When tested with an XRF instrument, this Sealy Posturepedic Afton Plush Pillowtop Queen Mattress (purchased in California c. 2003) was positive for as much as 91 +/- 25 ppm Antimony (Sb).
How much Antimony is too much Antimony?
I don’t believe there is a known answer to this question. To my knowledge, there is currently no U.S. regulatory standard limiting trace Antimony in bedding (mattresses, pillows, blankets, mattress pads, etc.) or stuffed animals. Said another way, trace Antimony in the fabric and stuffing of bedding and stuffed animals (in the range of 50 to 300 ppm – as I have been finding frequently in people’s belongings across the country) is considered “legal”, as it is not in any way restricted or limited.
It is my understanding that the reason this is legal and not regulated is solely a result of the fact that potential human health impacts of chronic exposure to low levels of Antimony – pervasive in personal possessions that we use every day – has not been specifically/sufficiently studied (as of the time of publishing this blog post – November 2019). If you have any information that contradicts this (and especially if you know of a study that quantifies or qualifies the potential implications of chronic daily exposure to low levels of Antimony in consumer goods), please let me know.
To learn more about the discount Naturepedic is offering for Lead Safe Mama readers on purchases of new organic mattresses and pillows (etc.), click here.
Below are the exact XRF readings for the mattress pictured here. This includes four different sets of readings/results – as I wanted to show the range of readings, and to demonstrate that the Antimony results were replicable on various areas of the mattress pictured.
Test result set #1
- Antimony (Sb): 91 +/- 25 ppm
- Bromine (Br): 3 +/- 2 ppm
- Tin (Sn): 80 +/- 17 ppm
- Iron (Fe): 44 +/- 18 ppm
- Titanium (Ti): 1,336 +/- 253 ppm
Test result set #2
- Antimony (Sb): 88 +/- 23 ppm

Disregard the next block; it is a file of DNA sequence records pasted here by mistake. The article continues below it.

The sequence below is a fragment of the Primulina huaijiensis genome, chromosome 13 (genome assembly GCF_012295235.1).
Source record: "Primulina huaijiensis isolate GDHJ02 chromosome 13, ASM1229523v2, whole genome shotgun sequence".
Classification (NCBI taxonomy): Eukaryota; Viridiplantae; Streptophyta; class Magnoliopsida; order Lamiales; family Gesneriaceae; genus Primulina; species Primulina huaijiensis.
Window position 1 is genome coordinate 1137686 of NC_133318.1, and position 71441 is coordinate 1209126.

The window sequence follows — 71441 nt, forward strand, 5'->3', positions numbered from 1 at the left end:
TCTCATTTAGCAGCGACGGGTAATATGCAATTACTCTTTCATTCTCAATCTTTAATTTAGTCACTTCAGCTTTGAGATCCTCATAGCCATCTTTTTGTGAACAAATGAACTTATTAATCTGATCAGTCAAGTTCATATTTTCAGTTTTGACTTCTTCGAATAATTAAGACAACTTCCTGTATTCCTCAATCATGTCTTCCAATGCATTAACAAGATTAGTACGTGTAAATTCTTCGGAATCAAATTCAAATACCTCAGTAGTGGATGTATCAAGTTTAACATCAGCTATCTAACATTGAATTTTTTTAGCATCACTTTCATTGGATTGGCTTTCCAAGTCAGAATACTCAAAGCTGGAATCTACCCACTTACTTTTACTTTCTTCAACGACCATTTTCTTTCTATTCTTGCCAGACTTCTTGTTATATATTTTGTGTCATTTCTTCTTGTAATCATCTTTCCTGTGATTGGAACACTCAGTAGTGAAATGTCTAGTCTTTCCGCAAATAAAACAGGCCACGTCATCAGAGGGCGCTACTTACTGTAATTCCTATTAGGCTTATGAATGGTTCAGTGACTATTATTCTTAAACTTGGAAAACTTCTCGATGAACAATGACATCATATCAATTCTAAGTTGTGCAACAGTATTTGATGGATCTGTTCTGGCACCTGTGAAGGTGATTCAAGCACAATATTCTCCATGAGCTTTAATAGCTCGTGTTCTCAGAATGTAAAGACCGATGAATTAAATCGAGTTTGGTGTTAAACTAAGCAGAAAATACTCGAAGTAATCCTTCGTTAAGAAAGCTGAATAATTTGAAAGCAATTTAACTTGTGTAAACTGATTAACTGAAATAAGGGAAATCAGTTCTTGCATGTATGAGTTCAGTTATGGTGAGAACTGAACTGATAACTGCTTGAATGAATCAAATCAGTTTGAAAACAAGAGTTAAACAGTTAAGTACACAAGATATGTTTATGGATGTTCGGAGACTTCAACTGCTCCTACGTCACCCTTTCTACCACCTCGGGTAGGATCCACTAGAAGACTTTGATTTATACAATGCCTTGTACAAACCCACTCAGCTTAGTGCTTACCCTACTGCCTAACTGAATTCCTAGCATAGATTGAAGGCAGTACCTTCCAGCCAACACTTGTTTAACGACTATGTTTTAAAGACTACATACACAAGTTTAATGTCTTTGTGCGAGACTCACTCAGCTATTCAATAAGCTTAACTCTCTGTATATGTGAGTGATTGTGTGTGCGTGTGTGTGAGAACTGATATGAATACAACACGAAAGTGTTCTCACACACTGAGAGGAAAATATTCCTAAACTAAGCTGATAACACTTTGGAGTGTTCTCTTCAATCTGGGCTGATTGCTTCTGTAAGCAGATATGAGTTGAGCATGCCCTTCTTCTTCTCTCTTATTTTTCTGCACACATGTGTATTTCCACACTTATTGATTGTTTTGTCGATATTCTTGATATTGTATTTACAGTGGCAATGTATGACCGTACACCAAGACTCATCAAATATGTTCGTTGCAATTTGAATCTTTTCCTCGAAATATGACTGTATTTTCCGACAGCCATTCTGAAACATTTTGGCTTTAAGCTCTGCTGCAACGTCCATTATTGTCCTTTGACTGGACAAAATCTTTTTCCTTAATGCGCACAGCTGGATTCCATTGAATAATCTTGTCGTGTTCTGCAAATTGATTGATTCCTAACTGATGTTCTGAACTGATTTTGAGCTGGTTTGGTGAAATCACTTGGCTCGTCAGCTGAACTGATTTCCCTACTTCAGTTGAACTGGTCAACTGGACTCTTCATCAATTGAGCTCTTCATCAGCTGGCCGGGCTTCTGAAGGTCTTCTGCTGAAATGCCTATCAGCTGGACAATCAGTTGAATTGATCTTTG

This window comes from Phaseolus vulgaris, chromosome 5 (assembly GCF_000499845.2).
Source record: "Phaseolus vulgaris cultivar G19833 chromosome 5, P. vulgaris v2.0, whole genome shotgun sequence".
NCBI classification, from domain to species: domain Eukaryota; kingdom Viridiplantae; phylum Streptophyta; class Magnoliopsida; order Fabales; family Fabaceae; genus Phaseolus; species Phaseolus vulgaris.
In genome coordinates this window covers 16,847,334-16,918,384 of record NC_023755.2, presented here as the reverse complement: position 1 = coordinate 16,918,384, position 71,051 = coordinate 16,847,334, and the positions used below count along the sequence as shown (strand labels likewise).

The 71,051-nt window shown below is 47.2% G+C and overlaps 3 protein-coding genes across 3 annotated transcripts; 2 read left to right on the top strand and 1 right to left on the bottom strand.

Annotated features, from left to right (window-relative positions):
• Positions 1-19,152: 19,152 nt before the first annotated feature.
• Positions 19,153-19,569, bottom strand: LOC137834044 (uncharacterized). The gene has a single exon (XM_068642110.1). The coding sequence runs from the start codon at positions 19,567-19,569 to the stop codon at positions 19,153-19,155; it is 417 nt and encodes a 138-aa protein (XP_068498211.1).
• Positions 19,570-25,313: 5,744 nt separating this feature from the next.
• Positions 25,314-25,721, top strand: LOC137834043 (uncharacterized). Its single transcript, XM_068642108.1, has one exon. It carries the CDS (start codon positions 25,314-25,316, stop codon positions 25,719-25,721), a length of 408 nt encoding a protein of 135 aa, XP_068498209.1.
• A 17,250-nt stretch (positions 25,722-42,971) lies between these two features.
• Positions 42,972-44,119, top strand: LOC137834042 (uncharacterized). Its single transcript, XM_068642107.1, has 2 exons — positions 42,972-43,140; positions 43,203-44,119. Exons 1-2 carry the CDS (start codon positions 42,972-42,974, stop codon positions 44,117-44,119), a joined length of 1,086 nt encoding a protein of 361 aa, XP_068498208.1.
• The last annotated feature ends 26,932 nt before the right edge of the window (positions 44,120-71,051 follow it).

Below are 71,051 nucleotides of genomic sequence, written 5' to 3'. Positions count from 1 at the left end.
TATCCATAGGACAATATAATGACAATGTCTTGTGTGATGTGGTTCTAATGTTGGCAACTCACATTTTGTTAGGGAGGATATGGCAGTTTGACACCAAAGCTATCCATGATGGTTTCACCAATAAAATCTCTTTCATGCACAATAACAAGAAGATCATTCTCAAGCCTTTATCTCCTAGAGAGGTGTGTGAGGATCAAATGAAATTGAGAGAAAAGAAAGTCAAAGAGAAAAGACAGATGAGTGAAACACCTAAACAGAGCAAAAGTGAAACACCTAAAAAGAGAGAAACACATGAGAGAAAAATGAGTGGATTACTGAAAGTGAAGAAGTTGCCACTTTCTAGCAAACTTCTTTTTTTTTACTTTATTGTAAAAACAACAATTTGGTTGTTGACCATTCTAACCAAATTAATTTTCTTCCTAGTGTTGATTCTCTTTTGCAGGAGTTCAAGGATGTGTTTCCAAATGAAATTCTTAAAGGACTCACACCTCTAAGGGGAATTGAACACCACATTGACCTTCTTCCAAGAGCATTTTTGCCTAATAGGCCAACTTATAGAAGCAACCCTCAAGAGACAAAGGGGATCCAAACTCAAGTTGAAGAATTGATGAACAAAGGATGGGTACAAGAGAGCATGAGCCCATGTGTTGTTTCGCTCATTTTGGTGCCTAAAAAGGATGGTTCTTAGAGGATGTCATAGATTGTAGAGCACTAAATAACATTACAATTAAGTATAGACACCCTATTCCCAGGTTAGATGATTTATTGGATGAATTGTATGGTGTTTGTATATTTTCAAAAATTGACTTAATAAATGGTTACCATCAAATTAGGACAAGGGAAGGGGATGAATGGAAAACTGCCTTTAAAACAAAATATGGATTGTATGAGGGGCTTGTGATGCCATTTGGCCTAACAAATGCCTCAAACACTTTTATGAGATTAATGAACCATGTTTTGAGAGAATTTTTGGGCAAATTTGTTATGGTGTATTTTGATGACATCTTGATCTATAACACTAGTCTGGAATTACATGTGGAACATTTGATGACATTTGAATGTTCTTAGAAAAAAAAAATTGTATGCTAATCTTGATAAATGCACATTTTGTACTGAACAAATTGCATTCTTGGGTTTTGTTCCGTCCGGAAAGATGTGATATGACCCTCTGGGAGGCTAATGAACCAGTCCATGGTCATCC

- Tin (Sn): 142 +/- 24 ppm
- Zinc (Zn): 28 +/- 11 ppm
- Nickel (Ni): 22 +/- 14 ppm
- Iron (Fe): 395 +/- 47 ppm
- Titanium (Ti): 2,736 +/- 412 ppm
Test result set #3
- Antimony (Sb): 71 +/- 25 ppm
- Bromine (Br): 9 +/- 3 ppm
- Tin (Sn): 194 +/- 19 ppm
- Zinc (Zn): 34 +/- 9 ppm
- Copper (Cu): 40 +/- 16 ppm
- Nickel (Ni): 18 +/- 11 ppm
- Iron (Fe): 892 +/- 54 ppm
- Bismuth (Bi): 9 +/- 5 ppm
- Titanium (Ti): 5,606 +/- 393 ppm
Test result set #4 (180 seconds)
- Antimony (Sb): 84 +/- 18 ppm
- Bromine (Br): 6 +/- 2 ppm
- Tin (Sn): 199 +/- 14 ppm
- Zinc (Zn): 25 +/- 6 ppm
- Copper (Cu): 25 +/- 11 ppm
- Nickel (Ni): 17 +/- 7 ppm
- Iron (Fe): 568 +/- 28 ppm
- Bismuth (Bi): 5 +/- 3 ppm
- Titanium (Ti): 1,736 +/- 202 ppm
All results reported on this blog are science-based, and replicable. Testing is done for a minimum of 60 seconds per component unless otherwise noted. Components are tested multiple times to confirm the levels of toxicants found. The XRF instrument used is the Niton XL3T – the same instrument used by the United States Consumer Product Safety Commission (CPSC) for testing for Lead in consumer goods. Metals not detected by the XRF instrument (in “consumer goods” mode) are not listed in the above reading set.
As always, thank you for reading and for sharing my posts.
Please let me know if you have any questions.